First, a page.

He contributed to the San Francisco story collection “Your Golden Sun Still Shines” (tagged at the bottom of every edition of this column), its title inspired by Robles’ well-circulated “Open Letter to Tony Bennett” with its reference to “I Left My Heart in San Francisco.” He followed with “Fingerprints of a Hunger Strike” (2017), dedicated to the work of the Frisco Five, whose successful protest of ongoing police violence resulted in former mayor Ed Lee forcing the resignation of the chief of police in the face of multiple shootings of San Franciscans of color.
Robles recently met up with the Five’s Equipto, a hip hop artist, at a performance in North Carolina.
“I saw Equipto and Michael Marshall and they made me feel proud to be from the Bay again,” said Robles, “Hearing the message they had in the music.”
“I feel a certain connection to that dude,” Equipto said of Robles. “Like we met in the cosmos light years ago and exchanged our literature…I understand he gets a lot of his spiritual motivation from his uncle, the late great Al Robles, carrying on the tradition of resistance through arts and not just talking it, but walking it.”
Al Robles was a poet and activist, notably associated with protesting the eviction of low-income residents of the International Hotel in Manilatown. His brother Russell also worked to preserve Filipino community and cultural life South of Market.
Like his uncles, Robles remains community-driven, conducting a workshop with the North Carolina Writers Network and helping to organize the Filipino American Community of Western North Carolina’s first celebration of Filipino American History Month. He also volunteers with Friends of the Library and Meals on Wheels.
“People say, ‘come on in,’” he said. “You can’t do that in a city.” And you can’t do it in a pandemic, but poetry, art and music remain available.
“The most important part of writing and art is grace,” he said. “Turning a negative into a positive. Yes, it’s a horrible feeling, but there are things we can do that push us toward beauty and demonstrate what’s possible. There’s still an opening there. Those things don’t die.”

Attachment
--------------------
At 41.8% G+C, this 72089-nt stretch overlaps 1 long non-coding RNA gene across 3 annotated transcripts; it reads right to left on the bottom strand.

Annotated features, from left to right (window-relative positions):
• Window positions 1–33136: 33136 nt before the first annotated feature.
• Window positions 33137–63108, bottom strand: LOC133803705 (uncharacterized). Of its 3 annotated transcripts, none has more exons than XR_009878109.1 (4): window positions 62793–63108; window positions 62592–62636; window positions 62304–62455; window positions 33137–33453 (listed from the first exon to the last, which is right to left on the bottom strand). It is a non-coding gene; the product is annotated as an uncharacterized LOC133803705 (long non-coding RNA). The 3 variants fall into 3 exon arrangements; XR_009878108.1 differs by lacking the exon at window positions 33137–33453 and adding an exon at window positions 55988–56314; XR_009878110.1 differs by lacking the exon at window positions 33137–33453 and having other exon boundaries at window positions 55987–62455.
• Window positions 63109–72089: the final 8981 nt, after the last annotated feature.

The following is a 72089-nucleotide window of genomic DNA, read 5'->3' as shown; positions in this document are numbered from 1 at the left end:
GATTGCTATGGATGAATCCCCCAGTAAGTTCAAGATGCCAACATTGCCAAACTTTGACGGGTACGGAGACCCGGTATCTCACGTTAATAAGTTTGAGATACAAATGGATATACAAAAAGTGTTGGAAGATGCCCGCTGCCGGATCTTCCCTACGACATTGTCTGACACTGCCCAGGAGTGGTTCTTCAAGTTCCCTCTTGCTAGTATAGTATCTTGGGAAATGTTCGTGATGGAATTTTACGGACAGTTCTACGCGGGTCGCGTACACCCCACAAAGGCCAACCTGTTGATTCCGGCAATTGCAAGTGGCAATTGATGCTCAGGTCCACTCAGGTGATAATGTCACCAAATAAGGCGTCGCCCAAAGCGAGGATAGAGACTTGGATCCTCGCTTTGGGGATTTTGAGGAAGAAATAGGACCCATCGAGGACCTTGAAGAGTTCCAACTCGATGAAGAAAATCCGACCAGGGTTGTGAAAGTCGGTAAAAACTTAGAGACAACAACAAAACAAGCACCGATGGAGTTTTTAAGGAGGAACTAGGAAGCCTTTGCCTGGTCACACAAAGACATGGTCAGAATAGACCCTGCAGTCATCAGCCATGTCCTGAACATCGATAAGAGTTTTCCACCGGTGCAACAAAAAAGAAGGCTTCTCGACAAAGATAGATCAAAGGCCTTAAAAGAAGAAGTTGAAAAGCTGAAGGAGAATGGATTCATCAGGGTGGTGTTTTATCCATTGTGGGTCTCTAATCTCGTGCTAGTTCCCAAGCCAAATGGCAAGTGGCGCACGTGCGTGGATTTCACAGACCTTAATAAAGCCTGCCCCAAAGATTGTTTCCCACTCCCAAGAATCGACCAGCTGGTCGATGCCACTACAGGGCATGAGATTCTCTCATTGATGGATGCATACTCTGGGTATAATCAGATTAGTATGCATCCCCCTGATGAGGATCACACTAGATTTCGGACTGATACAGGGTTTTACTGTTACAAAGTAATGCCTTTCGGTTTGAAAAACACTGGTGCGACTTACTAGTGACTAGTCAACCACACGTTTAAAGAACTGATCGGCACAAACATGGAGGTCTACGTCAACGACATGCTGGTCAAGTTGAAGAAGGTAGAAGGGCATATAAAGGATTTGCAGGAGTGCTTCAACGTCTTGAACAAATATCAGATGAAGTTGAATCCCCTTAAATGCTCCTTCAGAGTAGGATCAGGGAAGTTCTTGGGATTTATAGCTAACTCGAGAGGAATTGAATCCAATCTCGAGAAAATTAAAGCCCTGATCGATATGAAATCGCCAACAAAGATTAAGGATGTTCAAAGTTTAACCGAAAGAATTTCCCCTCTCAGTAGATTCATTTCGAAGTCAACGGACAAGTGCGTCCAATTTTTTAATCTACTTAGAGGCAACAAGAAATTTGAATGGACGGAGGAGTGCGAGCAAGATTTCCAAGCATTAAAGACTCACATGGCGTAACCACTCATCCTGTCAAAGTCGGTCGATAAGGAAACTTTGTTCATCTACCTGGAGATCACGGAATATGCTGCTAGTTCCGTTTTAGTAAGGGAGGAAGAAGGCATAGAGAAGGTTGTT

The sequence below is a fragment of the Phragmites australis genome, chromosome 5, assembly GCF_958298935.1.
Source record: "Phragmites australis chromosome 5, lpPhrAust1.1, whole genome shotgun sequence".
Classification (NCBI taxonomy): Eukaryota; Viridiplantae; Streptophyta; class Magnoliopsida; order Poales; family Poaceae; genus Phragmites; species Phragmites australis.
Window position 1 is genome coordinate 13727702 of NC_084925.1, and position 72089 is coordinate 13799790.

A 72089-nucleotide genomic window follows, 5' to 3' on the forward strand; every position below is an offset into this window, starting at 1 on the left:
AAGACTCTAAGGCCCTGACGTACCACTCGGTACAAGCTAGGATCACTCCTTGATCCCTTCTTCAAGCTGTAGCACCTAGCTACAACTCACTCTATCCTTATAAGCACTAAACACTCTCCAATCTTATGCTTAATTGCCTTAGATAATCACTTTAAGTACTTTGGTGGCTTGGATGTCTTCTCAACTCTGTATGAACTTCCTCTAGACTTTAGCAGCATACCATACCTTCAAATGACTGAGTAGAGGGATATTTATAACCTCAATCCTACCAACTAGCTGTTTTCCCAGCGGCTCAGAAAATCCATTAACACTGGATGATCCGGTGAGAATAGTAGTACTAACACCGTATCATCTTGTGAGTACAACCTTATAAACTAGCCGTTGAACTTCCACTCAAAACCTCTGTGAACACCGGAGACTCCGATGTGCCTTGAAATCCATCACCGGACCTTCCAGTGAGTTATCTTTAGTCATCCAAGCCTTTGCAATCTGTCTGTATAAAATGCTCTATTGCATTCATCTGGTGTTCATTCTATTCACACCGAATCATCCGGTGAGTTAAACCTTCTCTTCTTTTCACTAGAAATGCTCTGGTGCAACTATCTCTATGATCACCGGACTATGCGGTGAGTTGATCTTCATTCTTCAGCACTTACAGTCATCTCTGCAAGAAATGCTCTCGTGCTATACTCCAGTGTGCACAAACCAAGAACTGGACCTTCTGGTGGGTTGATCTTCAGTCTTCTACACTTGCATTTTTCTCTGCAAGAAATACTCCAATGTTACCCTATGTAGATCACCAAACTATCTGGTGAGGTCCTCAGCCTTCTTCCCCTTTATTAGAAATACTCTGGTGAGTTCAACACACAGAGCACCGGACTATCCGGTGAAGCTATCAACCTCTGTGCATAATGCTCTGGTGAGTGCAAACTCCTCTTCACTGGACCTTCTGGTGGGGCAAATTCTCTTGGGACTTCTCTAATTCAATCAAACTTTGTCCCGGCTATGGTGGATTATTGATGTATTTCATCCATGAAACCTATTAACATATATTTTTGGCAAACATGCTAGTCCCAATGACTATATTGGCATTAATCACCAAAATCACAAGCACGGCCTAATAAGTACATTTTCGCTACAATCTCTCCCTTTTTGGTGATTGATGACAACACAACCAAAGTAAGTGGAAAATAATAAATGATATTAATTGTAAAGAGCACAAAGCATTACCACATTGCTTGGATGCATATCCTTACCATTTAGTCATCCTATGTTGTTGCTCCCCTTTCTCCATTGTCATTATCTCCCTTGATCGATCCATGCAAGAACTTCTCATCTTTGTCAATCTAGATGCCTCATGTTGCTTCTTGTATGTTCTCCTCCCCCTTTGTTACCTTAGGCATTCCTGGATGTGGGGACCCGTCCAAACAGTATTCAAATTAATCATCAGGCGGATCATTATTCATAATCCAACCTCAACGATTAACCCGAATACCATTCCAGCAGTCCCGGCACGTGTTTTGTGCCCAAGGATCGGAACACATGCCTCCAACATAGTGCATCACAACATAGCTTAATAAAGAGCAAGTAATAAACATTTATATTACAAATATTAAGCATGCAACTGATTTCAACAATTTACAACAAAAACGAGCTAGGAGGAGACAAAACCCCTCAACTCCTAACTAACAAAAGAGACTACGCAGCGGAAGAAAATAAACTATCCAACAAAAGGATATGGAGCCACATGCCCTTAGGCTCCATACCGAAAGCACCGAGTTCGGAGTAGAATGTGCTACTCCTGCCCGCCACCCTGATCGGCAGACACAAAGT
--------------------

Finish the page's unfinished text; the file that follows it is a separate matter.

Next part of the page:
Patrick Marks, owner of The Green Arcade bookstore, is also Robles’ publisher (he acquired Jim Mitchell’s Ithuriel’s Spear Press in 2019; Robles’ editor there, Francesca Rosa, passed away in 2016).
Juggling a full calendar of canceled readings and his bookstore’s future, Marks is counting on a return to hand-to-hand bookselling and a rescheduled date for Robles, though he hasn’t ruled out live streaming should it become absolutely necessary in our uncharted time of safe distancing. “I feel like Tony’s very much involved with us even though he’s at a reserve,” said Marks.
“I have a love hate relationship with The City,” said Robles, “The things I don’t like prompt me to use the written word to try to make it better in whatever way I can,” he said. “As bad as San Francisco can be, there is some grace there, there is some beauty there, there is redeeming value there. It’s my job as a son of that city to bring that out.”
Denise Sullivan is an author, cultural worker and editor of “Your Golden Sun Still Shines: San Francisco Personal Histories & Small Fictions.” She is a guest columnist and her point of view is not necessarily that of the Examiner. Follow her at www.denisesullivan.com and on Twitter @4DeniseSullivan.